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Campbell, CA, United States

Budisantoso T.,National Institute for Physiological science | Budisantoso T.,Graduate University for Advanced Studies | Harada H.,National Institute for Physiological science | Kamasawa N.,National Institute for Physiological science | And 9 more authors.
Journal of Physiology | Year: 2013

Establishing the spatiotemporal concentration profile of neurotransmitter following synaptic vesicular release is essential for our understanding of inter-neuronal communication. Such profile is a determinant of synaptic strength, short-term plasticity and inter-synaptic crosstalk. Synaptically released glutamate has been suggested to reach a few millimolar in concentration and last for <1 ms. The synaptic cleft is often conceived as a single concentration compartment, whereas a huge gradient likely exists. Modelling studies have attempted to describe this gradient, but two key parameters, the number of glutamate in a vesicle (NGlu) and its diffusion coefficient (DGlu) in the extracellular space, remained unresolved. To determine this profile, the rat calyx of Held synapse at postnatal day 12-16 was studied where diffusion of glutamate occurs two-dimensionally and where quantification of AMPA receptor distribution on individual postsynaptic specialization on medial nucleus of the trapezoid body principal cells is possible using SDS-digested freeze-fracture replica labelling. To assess the performance of these receptors as glutamate sensors, a kinetic model of the receptors was constructed from outside-out patch recordings. From here, we simulated synaptic responses and compared them with the EPSC recordings. Combinations of NGlu and DGlu with an optimum of 7000 and 0.3 μm2 ms-1 reproduced the data, suggesting slow diffusion. Further simulations showed that a single vesicle does not saturate the synaptic receptors, and that glutamate spillover does not affect the conductance amplitude at this synapse. Using the estimated profile, we also evaluated how the number of multiple vesicle releases at individual active zones affects the amplitude of postsynaptic signals. © 2012 The Physiological Society. Source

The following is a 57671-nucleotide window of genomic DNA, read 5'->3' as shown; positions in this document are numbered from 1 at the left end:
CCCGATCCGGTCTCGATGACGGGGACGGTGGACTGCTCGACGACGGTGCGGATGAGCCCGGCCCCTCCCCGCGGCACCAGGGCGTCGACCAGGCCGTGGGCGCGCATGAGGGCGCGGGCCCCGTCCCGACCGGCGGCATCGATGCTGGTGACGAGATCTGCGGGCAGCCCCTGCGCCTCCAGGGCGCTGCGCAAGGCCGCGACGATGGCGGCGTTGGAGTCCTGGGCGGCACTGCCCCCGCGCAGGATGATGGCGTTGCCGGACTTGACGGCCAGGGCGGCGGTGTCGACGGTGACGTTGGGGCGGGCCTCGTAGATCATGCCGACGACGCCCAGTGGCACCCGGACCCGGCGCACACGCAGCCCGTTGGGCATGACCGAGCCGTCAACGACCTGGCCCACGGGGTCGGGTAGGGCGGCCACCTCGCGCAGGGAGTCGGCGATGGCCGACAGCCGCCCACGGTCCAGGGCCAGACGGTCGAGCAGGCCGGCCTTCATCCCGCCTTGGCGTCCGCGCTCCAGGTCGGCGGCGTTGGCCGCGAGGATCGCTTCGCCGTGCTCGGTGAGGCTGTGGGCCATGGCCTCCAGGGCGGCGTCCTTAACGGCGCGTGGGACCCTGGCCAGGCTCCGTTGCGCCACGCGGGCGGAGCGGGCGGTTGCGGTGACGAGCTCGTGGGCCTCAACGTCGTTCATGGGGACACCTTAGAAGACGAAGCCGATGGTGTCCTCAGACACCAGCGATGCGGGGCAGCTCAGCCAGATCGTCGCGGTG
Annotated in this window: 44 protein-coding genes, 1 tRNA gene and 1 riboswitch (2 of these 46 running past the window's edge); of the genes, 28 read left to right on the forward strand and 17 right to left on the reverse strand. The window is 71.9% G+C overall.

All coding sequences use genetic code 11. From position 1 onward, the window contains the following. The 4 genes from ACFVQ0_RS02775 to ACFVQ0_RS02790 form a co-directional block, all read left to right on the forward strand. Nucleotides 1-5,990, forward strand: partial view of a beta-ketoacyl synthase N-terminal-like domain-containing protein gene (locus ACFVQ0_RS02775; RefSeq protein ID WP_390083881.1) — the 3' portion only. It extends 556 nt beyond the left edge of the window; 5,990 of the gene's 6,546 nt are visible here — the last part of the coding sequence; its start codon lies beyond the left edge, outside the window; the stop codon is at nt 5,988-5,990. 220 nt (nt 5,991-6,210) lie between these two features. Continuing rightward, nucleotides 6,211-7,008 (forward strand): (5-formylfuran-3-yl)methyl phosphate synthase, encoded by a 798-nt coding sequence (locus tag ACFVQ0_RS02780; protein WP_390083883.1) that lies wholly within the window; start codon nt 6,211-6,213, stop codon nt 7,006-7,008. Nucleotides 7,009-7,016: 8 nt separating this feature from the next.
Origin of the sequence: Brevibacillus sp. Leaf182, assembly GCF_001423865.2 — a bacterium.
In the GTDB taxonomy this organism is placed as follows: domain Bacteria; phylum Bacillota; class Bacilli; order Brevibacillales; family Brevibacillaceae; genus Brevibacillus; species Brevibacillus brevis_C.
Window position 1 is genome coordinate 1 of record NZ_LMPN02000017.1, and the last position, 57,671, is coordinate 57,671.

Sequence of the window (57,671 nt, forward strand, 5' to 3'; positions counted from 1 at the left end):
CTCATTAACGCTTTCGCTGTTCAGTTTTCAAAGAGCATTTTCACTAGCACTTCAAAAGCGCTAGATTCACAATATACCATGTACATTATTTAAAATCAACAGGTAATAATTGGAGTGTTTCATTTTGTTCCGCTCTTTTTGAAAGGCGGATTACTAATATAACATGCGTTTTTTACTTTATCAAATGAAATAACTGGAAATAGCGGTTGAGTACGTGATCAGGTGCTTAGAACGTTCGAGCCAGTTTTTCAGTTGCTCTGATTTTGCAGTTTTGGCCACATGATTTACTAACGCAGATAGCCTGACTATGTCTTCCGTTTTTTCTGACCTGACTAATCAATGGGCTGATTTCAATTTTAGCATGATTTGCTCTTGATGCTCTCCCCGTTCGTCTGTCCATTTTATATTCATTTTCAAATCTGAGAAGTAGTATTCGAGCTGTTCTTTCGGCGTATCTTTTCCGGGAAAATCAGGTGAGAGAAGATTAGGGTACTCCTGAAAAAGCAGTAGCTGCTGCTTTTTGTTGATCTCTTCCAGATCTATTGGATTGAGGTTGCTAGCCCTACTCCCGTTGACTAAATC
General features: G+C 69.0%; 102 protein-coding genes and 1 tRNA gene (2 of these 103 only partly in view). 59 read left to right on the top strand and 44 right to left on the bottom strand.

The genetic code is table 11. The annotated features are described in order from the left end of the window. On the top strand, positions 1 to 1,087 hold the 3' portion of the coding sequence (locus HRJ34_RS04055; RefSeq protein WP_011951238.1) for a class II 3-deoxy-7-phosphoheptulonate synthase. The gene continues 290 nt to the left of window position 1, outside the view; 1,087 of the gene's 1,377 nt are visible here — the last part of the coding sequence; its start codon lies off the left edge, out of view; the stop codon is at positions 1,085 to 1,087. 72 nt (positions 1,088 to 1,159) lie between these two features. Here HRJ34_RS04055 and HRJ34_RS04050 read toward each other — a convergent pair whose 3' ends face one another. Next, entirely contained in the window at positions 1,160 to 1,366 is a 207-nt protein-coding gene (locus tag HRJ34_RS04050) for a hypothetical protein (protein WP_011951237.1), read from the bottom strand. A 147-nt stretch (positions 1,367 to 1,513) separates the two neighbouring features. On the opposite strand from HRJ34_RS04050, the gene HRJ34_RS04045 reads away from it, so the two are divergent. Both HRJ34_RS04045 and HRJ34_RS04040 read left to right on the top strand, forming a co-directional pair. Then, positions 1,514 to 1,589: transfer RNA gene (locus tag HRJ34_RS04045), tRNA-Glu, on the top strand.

SCI Solution | Date: 2012-12-11

Golf shirts; Hats; Sweat pants; Sweat shirts; T-shirts.

Vinogradov V.V.,SCI Solution | Agafonov A.V.,SCI Solution | Vinogradov A.V.,Ivanovo State University of Chemistry and Technology
Journal of Sol-Gel Science and Technology | Year: 2010

Superhydrophobic films were obtained on the basis of sol-gel-derived titania or alumina/dodecylamine hybrid materials. It has been shown that wettability of surfaces of the inorganic oxides changes from superhydrophilic to superhydrophobic. For superhydrophobic materials, the surface roughness of the hybrid films on the basis of titania and alumina is 39 and 55 μm, respectively, and water contact angle is about 150°. © Springer Science+Business Media, LLC 2009. Source

SCI Solution | Date: 2013-11-19

Beers; Mineral and Aerated Waters; Non-alcoholic Drinks, Namely, Carbonated Beverages, Beverages Containing Fruit Juices, Non-alcoholic Cocktail Mixes, and Fruit Juice Beverages; Fruit Drinks and Fruit Juices; Syrups and Syrup Substitutes for Making Beverages; Non-alcoholic Essences not in the Nature of Essential Oils for Making Beverages; Preparations for Making Beverages, Namely, Carbonated Beverages, Non-carbonated Beverages, Beverages Containing Fruit Juices, Non-alcoholic Cocktail Mixes, and Non-alcoholic Fruit Juice Beverages; Concentrates and Powders for Making Beverages, Namely, Non-alcoholic Carbonated Beverages, Non-alcoholic Beverages Containing Fruit Juices, Non-alcoholic Cocktail Mixes, and Non-alcoholic Fruit Juice Beverages; Energy Drinks, Namely, Non-alcoholic Beverages Enriched with Vitamins and Amino Acids and Infused with Herbal Extracts not for Medical Use.

SCI Solution | Date: 2015-09-16

Beers; mineral and other non-alcoholic drinks; energy drinks; sports drinks; fruit drinks; fruit juices; syrups and other preparations for making fruit juice beverages; non-alcoholic fruit extracts for use in making beverages; drinking waters; lemonades; non-alcoholic cocktails.

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